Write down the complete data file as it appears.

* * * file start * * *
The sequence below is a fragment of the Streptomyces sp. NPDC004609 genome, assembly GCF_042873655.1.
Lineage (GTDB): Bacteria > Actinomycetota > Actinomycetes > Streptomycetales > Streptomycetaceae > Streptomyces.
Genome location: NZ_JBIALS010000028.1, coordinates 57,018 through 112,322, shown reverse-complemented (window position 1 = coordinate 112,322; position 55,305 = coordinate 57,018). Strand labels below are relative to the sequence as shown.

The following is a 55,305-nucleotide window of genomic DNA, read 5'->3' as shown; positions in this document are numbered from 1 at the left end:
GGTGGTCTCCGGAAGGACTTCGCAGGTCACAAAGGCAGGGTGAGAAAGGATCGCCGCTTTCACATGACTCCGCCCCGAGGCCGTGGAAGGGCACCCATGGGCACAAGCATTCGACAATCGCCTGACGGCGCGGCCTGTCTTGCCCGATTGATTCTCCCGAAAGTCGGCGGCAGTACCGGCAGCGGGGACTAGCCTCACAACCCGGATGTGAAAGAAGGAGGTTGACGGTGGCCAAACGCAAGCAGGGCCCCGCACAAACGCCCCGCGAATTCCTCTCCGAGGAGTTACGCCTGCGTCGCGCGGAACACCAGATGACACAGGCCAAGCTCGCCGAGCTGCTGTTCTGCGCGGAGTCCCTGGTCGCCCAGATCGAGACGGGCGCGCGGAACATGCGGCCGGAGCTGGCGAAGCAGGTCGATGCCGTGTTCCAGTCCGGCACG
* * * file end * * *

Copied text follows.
The sequence below is a fragment of the Streptomyces sp. NPDC004609 genome, assembly GCF_042873655.1.
Lineage (GTDB): Bacteria > Actinomycetota > Actinomycetes > Streptomycetales > Streptomycetaceae > Streptomyces.
Genome location: NZ_JBIALS010000028.1, coordinates 57,018 through 112,322, shown reverse-complemented (window position 1 = coordinate 112,322; position 55,305 = coordinate 57,018). Strand labels below are relative to the sequence as shown.

The following is a 55,305-nucleotide window of genomic DNA, read 5'->3' as shown; positions in this document are numbered from 1 at the left end:
GGTGGTCTCCGGAAGGACTTCGCAGGTCACAAAGGCAGGGTGAGAAAGGATCGCCGCTTTCACATGACTCCGCCCCGAGGCCGTGGAAGGGCACCCATGGGCACAAGCATTCGACAATCGCCTGACGGCGCGGCCTGTCTTGCCCGATTGATTCTCCCGAAAGTCGGCGGCAGTACCGGCAGCGGGGACTAGCCTCACAACCCGGATGTGAAAGAAGGAGGTTGACGGTGGCCAAACGCAAGCAGGGCCCCGCACAAACGCCCCGCGAATTCCTCTCCGAGGAGTTACGCCTGCGTCGCGCGGAACACCAGATGACACAGGCCAAGCTCGCCGAGCTGCTGTTCTGCGCGGAGTCCCTGGTCGCCCAGATCGAGACGGGCGCGCGGAACATGCGGCCGGAGCTGGCGAAGCAGGTCGATGCCGTGTTCCAGTCCGGCACG